The Revd Nigel Uden, one of the Moderators of the United Reformed Church (URC) General Assembly, says that in this time of continued division, the Church must continue to be a place for renewal and reconciliation.
As the United Kingdom continues to negotiate its way out of the European Union, I cannot help but feel a growing concern about the impact of the process upon our equilibrium – as individuals and as a community.
In recent sermons I have referenced Ann Morisy’s book, Bothered and Bewildered (2011), in which she uses the phrase ‘irritable and fragmenting’. That’s what it often feels like.
It seems that politicians might feel that way, too. The Prime Minister recently said that, when all the decisions have been made, our priorities will need to include what she called ‘renewal and reconciliation’.
Interestingly, though perhaps unsurprising for a person immersed in Christianity, Theresa May borrows profoundly theological language. After all, if Jesus is God’s offer of anything, is it not those two things? Reconciliation to God and to each other, and renewal of life until it is abundant for all.
And if that is what God offers to us, through Christ and the Holy Spirit, I am led irresistibly to the conclusion that renewal and reconciliation are also what best defines the Church’s gift to the world.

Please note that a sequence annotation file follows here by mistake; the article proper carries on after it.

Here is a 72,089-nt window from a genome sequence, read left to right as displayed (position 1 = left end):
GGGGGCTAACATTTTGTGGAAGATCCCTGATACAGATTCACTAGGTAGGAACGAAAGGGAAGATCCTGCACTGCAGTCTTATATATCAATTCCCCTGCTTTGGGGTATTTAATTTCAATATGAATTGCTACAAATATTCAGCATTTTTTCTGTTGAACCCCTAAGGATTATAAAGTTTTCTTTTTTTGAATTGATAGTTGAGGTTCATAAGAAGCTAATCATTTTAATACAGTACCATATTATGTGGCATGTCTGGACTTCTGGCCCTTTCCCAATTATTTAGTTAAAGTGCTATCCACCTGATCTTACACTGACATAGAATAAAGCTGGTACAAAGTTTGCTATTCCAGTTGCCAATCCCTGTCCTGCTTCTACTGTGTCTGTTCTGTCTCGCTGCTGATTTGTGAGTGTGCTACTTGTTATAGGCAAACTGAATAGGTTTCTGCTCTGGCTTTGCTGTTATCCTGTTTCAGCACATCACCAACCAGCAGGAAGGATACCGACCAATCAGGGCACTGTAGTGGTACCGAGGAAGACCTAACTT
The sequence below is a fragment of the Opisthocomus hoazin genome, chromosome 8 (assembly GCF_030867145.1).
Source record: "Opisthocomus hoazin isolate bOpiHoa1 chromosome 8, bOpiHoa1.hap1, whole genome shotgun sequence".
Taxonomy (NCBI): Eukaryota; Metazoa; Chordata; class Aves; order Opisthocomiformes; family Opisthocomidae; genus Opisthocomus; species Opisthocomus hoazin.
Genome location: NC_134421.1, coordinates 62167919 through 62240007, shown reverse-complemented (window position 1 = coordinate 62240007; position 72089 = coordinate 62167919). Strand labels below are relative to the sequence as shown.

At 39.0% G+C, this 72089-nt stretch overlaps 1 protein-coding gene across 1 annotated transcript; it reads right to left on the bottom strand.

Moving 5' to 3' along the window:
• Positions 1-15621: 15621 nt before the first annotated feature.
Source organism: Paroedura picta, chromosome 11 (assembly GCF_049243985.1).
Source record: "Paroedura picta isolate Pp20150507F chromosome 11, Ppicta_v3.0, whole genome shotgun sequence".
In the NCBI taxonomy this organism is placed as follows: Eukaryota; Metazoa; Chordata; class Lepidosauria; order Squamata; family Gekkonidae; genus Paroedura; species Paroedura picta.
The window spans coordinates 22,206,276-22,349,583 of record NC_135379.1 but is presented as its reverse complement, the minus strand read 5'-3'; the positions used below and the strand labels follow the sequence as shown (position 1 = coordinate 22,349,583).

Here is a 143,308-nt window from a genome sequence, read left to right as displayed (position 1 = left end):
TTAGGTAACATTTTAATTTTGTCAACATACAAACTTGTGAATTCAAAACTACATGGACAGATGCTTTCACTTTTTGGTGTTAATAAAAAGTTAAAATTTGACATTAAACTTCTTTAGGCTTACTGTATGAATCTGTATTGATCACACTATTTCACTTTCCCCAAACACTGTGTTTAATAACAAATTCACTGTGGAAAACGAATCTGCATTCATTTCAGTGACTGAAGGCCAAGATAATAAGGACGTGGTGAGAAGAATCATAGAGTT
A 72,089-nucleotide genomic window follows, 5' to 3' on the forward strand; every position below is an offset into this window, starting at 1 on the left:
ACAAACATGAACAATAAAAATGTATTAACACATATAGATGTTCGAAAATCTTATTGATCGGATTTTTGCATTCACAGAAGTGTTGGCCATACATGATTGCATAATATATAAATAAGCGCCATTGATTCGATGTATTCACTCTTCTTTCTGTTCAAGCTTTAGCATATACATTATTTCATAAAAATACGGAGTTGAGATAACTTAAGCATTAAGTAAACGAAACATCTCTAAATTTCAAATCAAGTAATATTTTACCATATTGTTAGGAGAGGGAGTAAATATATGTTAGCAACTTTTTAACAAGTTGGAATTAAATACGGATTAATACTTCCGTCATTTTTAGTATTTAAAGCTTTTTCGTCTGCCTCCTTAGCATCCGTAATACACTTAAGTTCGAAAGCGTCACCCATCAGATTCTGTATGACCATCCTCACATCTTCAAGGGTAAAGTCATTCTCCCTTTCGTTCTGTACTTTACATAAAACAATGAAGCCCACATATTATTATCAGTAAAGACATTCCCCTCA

Neither of them is easy. Both take effort, determination and some very particular charisms. In the public square we are hearing society’s plea for the very things that defines what God calls the Church to be and do.
As the world pursues them surely the Church is being prodded to give its voice and endeavour free expression.
Ten days ago, my travelling around Great Britain took me to Zion United Reformed Church in Northallerton, North Yorkshire.
It was the 250th anniversary of the church occupying its current premises and I was impressed by so much that I saw of that congregation and its witness.
It’s this church that was given one of the Congregational and General’s community awards at last year’s General Assembly. As I was being shown The Secret Garden – the community space that it has created out of reclaimed wasteland – the sky darkened and the sun shone.
A vast rainbow appeared and pitched directly into the church roof. It was as if, on its anniversary, God was pouring renewal and reconciliation into Zion, and reminding it to go into the town and share them.
While all the stuff that surrounds Brexit continues to bother and bewilder us, I sense that the rainbow of God’s grace and truth is both encouraging the United Reformed Church into being renewed and reconciled itself, and thrusting us into the public square, to take our place as instruments of our nations’ restoration and healing.
It’s a big ask, but so is the rainbow.
Pictured is Zion United Reformed Church, Northallerton, viewed from its award-winning project The Secret Garden.